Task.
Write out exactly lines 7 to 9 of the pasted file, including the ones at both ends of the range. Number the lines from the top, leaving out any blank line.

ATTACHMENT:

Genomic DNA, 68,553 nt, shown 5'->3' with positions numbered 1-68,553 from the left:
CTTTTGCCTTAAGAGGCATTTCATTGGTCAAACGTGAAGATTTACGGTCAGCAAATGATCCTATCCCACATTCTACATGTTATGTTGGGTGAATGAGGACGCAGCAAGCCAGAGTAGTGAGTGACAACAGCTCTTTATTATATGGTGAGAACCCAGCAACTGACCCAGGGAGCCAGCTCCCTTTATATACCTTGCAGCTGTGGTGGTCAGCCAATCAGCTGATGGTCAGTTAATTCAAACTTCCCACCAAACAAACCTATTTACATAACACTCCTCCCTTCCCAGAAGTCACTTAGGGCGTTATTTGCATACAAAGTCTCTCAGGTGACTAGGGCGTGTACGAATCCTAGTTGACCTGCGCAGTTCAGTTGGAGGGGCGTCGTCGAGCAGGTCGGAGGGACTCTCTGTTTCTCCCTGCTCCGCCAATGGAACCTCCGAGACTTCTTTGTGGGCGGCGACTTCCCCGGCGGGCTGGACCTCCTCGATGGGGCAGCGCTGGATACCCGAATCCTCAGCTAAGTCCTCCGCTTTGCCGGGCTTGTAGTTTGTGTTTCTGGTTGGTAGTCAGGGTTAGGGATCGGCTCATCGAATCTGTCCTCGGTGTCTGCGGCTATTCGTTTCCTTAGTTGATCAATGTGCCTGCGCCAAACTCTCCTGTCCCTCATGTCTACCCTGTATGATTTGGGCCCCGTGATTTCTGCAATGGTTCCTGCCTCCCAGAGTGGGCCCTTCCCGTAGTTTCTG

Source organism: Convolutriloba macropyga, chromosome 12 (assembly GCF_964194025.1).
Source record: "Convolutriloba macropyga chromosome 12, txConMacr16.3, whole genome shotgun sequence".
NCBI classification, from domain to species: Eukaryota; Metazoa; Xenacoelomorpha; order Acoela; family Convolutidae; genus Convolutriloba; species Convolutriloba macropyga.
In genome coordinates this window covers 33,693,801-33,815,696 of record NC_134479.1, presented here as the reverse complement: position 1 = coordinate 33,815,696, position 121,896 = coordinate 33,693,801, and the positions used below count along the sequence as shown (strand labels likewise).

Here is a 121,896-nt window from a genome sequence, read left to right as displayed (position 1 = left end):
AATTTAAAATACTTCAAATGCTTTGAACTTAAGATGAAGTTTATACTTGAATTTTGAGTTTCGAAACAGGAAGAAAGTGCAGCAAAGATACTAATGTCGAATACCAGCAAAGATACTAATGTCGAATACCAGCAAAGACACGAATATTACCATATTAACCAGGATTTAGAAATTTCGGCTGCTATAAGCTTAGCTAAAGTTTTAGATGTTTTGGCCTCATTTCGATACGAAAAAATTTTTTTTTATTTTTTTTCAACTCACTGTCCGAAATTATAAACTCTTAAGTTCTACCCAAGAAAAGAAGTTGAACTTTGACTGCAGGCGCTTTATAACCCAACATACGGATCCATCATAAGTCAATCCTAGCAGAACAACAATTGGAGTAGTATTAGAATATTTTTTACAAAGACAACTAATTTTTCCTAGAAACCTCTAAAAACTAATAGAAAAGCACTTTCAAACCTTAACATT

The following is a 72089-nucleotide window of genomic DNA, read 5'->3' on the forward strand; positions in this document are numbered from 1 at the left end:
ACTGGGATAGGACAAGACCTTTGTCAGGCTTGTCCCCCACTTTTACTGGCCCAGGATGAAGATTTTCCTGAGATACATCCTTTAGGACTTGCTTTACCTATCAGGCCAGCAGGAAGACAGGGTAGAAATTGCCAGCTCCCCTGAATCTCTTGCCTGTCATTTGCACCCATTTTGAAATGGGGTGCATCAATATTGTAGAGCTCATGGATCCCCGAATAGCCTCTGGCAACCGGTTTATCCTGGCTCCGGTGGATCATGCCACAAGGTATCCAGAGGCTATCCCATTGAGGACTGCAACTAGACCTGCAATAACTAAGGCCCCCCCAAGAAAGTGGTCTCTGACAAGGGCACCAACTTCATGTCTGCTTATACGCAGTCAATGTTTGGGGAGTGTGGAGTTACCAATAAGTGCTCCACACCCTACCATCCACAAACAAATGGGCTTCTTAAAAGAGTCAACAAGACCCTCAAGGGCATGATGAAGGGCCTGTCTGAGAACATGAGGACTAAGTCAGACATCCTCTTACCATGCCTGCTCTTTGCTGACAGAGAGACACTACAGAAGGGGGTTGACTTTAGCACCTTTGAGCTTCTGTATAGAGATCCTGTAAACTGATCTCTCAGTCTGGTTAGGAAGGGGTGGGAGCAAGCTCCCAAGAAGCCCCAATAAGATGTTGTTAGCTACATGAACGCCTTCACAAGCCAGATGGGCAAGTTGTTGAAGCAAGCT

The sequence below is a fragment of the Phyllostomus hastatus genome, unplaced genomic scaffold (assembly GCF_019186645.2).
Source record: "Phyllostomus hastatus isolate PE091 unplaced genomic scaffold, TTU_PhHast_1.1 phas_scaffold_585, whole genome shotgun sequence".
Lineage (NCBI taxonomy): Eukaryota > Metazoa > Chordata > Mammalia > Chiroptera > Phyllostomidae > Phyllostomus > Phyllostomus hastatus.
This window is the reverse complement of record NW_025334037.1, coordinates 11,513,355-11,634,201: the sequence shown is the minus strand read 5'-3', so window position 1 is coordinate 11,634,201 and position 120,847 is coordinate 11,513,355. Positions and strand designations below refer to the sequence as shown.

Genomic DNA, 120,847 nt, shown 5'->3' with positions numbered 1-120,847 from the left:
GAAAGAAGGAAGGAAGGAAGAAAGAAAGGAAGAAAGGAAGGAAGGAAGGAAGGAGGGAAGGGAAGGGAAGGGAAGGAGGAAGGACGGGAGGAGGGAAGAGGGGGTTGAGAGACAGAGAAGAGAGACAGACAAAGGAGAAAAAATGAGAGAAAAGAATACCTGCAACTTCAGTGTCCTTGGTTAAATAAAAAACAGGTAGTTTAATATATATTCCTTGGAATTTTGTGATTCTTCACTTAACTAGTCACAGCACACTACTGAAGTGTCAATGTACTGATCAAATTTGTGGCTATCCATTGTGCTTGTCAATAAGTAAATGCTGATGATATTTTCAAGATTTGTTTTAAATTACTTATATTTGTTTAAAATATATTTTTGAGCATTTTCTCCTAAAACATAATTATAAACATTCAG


Here is a 121,896-nt window from a genome sequence, read left to right as displayed (position 1 = left end):
AATTTAAAATACTTCAAATGCTTTGAACTTAAGATGAAGTTTATACTTGAATTTTGAGTTTCGAAACAGGAAGAAAGTGCAGCAAAGATACTAATGTCGAATACCAGCAAAGATACTAATGTCGAATACCAGCAAAGACACGAATATTACCATATTAACCAGGATTTAGAAATTTCGGCTGCTATAAGCTTAGCTAAAGTTTTAGATGTTTTGGCCTCATTTCGATACGAAAAAATTTTTTTTTATTTTTTTTCAACTCACTGTCCGAAATTATAAACTCTTAAGTTCTACCCAAGAAAAGAAGTTGAACTTTGACTGCAGGCGCTTTATAACCCAACATACGGATCCATCATAAGTCAATCCTAGCAGAACAACAATTGGAGTAGTATTAGAATATTTTTTACAAAGACAACTAATTTTTCCTAGAAACCTCTAAAAACTAATAGAAAAGCACTTTCAAACCTTAACATT

The following is a 72089-nucleotide window of genomic DNA, read 5'->3' on the forward strand; positions in this document are numbered from 1 at the left end: